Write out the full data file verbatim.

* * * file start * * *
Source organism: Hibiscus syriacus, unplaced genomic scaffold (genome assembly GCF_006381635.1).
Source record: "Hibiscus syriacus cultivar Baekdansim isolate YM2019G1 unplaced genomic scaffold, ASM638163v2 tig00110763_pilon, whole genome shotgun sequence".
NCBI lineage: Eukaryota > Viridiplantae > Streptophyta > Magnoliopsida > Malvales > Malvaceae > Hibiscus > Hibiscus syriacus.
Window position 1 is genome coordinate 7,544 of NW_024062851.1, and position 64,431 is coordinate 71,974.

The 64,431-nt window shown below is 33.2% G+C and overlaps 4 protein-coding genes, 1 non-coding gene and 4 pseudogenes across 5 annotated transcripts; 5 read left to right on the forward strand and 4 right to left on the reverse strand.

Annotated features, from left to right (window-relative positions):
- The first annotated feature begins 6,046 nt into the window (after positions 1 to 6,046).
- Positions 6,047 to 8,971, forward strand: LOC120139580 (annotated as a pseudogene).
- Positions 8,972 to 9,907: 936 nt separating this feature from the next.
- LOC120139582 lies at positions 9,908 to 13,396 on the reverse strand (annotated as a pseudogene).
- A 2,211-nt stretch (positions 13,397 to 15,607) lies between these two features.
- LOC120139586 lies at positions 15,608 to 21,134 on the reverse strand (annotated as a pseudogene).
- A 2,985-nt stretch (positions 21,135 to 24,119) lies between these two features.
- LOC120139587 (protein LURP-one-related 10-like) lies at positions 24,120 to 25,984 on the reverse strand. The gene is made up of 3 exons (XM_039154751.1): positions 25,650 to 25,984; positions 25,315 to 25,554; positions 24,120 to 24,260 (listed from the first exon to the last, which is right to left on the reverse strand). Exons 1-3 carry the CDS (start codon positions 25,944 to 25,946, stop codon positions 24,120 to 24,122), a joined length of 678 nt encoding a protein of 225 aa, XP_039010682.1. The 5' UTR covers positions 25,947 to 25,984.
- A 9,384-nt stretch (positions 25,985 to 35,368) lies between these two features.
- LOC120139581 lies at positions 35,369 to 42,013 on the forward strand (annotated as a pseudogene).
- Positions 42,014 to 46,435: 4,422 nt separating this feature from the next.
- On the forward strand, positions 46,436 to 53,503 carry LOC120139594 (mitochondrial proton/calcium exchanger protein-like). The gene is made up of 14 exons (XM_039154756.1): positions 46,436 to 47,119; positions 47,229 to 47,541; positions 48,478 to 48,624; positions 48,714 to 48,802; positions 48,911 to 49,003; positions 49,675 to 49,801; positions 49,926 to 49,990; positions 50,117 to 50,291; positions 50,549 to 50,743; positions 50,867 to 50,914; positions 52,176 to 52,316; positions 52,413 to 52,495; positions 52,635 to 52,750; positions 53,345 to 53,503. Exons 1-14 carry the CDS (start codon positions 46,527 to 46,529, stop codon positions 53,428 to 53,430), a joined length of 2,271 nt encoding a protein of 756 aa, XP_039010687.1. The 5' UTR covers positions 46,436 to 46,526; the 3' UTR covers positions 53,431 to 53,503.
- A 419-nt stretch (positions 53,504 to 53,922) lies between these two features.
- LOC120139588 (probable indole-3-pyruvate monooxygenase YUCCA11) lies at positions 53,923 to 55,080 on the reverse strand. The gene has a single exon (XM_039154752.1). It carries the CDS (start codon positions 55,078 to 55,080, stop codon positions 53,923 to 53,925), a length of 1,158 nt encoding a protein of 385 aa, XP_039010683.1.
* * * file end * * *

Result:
Source organism: Hibiscus syriacus, unplaced genomic scaffold (genome assembly GCF_006381635.1).
Source record: "Hibiscus syriacus cultivar Baekdansim isolate YM2019G1 unplaced genomic scaffold, ASM638163v2 tig00110763_pilon, whole genome shotgun sequence".
NCBI lineage: Eukaryota > Viridiplantae > Streptophyta > Magnoliopsida > Malvales > Malvaceae > Hibiscus > Hibiscus syriacus.
Window position 1 is genome coordinate 7,544 of NW_024062851.1, and position 64,431 is coordinate 71,974.

The 64,431-nt window shown below is 33.2% G+C and overlaps 4 protein-coding genes, 1 non-coding gene and 4 pseudogenes across 5 annotated transcripts; 5 read left to right on the forward strand and 4 right to left on the reverse strand.

Annotated features, from left to right (window-relative positions):
- The first annotated feature begins 6,046 nt into the window (after positions 1 to 6,046).
- Positions 6,047 to 8,971, forward strand: LOC120139580 (annotated as a pseudogene).
- Positions 8,972 to 9,907: 936 nt separating this feature from the next.
- LOC120139582 lies at positions 9,908 to 13,396 on the reverse strand (annotated as a pseudogene).
- A 2,211-nt stretch (positions 13,397 to 15,607) lies between these two features.
- LOC120139586 lies at positions 15,608 to 21,134 on the reverse strand (annotated as a pseudogene).
- A 2,985-nt stretch (positions 21,135 to 24,119) lies between these two features.
- LOC120139587 (protein LURP-one-related 10-like) lies at positions 24,120 to 25,984 on the reverse strand. The gene is made up of 3 exons (XM_039154751.1): positions 25,650 to 25,984; positions 25,315 to 25,554; positions 24,120 to 24,260 (listed from the first exon to the last, which is right to left on the reverse strand). Exons 1-3 carry the CDS (start codon positions 25,944 to 25,946, stop codon positions 24,120 to 24,122), a joined length of 678 nt encoding a protein of 225 aa, XP_039010682.1. The 5' UTR covers positions 25,947 to 25,984.
- A 9,384-nt stretch (positions 25,985 to 35,368) lies between these two features.
- LOC120139581 lies at positions 35,369 to 42,013 on the forward strand (annotated as a pseudogene).
- Positions 42,014 to 46,435: 4,422 nt separating this feature from the next.
- On the forward strand, positions 46,436 to 53,503 carry LOC120139594 (mitochondrial proton/calcium exchanger protein-like). The gene is made up of 14 exons (XM_039154756.1): positions 46,436 to 47,119; positions 47,229 to 47,541; positions 48,478 to 48,624; positions 48,714 to 48,802; positions 48,911 to 49,003; positions 49,675 to 49,801; positions 49,926 to 49,990; positions 50,117 to 50,291; positions 50,549 to 50,743; positions 50,867 to 50,914; positions 52,176 to 52,316; positions 52,413 to 52,495; positions 52,635 to 52,750; positions 53,345 to 53,503. Exons 1-14 carry the CDS (start codon positions 46,527 to 46,529, stop codon positions 53,428 to 53,430), a joined length of 2,271 nt encoding a protein of 756 aa, XP_039010687.1. The 5' UTR covers positions 46,436 to 46,526; the 3' UTR covers positions 53,431 to 53,503.
- A 419-nt stretch (positions 53,504 to 53,922) lies between these two features.
- LOC120139588 (probable indole-3-pyruvate monooxygenase YUCCA11) lies at positions 53,923 to 55,080 on the reverse strand. The gene has a single exon (XM_039154752.1). It carries the CDS (start codon positions 55,078 to 55,080, stop codon positions 53,923 to 53,925), a length of 1,158 nt encoding a protein of 385 aa, XP_039010683.1.